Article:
End of Covid restrictions sees net migration hit 500,000 for first time ever

The unique combination of the ending of Covid restrictions, coupled with bespoke schemes for Ukrainians, Afghans and Hong Kong residents, have seen net migration hit a record high of 504,000 in the 12 months to June 2022, despite net migration from the EU actually falling, the Resolution Foundation said today (Thursday) in response to the latest ONS statistics.

The latest ONS data – which offers the first official insight into international migration levels under the new post-Brexit migration regime since the relaxation of Covid restrictions – shows that annual net migration levels have trebled from 173,00 in the year to June 2021 to reach 504,000 in the year to June 2022 – it’s highest level since records began.

Net migration from the rest of the world increased to a record 509,000, with net migration from the EU actually negative over this period (minus 51,000). Schemes for Afghans (21,000), Ukrainians (89,000) and Hong Kong residents (28,000) added around 140,000 to the overall net migration total.

People arriving to work explain only a small part of this increase, with study and ‘other’, including asylum and family reunification, driving the majority of the increase.

The Foundation notes that while these record figures are due to a combination of unique circumstances, the latest ONS data follows the recent OBR forecast that migration levels would average around 200,000 a year, rather than 130,000 as forecast back in March 2022.

The Foundation says that the latest data also shows how the UK’s new post-Brexit migration regime has fundamentally shifted migration patterns from the EU to the rest of the world.

It adds that higher than expected higher migration levels in the 2020s will boost economic growth, but will have little impact on GDP per capita, which is a more important driver of growth in living standards.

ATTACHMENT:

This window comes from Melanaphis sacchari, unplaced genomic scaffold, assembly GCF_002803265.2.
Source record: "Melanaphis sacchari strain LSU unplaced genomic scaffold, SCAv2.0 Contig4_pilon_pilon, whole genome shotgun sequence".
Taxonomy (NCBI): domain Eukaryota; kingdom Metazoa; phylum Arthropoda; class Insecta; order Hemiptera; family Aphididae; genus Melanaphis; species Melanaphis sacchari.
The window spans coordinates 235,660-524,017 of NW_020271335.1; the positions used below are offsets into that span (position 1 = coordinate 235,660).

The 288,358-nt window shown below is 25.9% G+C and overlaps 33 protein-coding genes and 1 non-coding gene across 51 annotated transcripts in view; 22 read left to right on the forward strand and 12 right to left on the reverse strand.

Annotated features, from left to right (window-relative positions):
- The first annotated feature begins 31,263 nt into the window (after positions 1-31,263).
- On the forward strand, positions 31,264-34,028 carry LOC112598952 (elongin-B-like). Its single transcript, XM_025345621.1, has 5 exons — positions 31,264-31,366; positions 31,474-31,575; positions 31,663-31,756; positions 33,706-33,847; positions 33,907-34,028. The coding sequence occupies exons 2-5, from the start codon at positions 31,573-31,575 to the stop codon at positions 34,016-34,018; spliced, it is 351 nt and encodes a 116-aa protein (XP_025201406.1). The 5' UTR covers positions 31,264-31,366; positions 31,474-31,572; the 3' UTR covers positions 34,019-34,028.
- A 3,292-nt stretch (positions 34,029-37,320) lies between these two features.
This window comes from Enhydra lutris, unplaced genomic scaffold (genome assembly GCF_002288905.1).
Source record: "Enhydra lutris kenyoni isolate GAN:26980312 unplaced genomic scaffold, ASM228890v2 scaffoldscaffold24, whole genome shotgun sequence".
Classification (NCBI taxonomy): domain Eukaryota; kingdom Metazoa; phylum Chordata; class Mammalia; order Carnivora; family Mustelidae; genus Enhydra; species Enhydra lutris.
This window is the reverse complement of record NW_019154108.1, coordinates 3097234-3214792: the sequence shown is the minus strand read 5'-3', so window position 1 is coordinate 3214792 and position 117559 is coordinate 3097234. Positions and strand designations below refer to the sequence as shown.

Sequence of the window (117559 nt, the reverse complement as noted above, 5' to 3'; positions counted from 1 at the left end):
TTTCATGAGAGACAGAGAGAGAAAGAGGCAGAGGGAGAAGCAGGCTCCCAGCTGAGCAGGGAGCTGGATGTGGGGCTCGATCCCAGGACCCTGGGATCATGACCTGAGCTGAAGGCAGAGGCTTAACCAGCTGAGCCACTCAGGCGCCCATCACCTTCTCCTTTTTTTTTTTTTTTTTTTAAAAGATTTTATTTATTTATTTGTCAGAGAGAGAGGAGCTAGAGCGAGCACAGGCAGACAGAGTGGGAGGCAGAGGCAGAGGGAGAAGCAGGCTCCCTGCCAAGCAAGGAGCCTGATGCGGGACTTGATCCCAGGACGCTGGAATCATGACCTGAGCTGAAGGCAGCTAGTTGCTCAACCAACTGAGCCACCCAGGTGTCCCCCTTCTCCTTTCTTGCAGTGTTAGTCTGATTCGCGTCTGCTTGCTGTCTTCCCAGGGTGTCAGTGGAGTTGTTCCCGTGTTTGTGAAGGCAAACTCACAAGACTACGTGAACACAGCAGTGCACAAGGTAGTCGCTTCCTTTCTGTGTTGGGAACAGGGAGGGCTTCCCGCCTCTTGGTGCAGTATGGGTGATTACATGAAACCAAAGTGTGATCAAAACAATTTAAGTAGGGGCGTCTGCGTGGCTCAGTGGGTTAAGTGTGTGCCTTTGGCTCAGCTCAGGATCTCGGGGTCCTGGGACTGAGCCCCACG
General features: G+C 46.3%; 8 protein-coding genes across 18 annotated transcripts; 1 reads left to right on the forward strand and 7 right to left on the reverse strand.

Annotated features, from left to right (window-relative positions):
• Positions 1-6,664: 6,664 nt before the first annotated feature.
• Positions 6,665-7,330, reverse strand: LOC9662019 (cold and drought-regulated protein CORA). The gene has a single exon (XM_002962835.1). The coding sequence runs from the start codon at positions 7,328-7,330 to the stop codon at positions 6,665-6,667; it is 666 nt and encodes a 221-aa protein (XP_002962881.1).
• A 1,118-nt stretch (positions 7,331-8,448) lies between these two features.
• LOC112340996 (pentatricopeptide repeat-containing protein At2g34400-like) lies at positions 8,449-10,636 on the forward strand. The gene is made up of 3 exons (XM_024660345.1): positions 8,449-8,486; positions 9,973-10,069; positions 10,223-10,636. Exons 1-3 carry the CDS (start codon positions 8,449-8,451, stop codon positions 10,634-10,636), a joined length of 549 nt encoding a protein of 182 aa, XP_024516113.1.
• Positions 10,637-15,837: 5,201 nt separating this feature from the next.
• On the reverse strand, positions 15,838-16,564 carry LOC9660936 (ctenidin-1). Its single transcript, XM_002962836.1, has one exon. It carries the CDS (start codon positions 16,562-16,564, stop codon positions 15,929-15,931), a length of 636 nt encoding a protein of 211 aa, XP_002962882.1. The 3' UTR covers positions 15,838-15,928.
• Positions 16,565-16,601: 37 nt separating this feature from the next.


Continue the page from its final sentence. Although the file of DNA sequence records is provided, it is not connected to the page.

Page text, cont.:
Finally, the Foundation says that while the shift in migration will have little impact on workers’ wages, the changing availability of migrant labour will affect firms’ decisions on skills and investment, which employers will need to adapt to as they continue to struggle with skills shortages.

Greg Thwaites, Research Director at the Resolution Foundation, said:

“The unique combination of the ending of Covid restrictions, coupled with bespoke scheme for Afghans, Ukrainians and Hong Kong residents has pushed net migration up to a record high of over 500,000 over the past 12 months.

We don’t yet know whether immigration will remain at these high levels, or whether they will unwind as the various special factors unwind. But if they do remain this high, they will eventually prompt major changes to the government’s fiscal plans, as the extra workers generate more tax, and the extra residents need more schools, hospital and houses.

“Migration patterns have also fundamentally shifted post-Brexit. Net migration among EU citizens is actually negative, and the share of migrations arriving for work reasons is relatively low. Firms will need to adapt to these shifts, and many will need to change their skills and recruitment strategies if they’re to avoid damaging labour shortages.”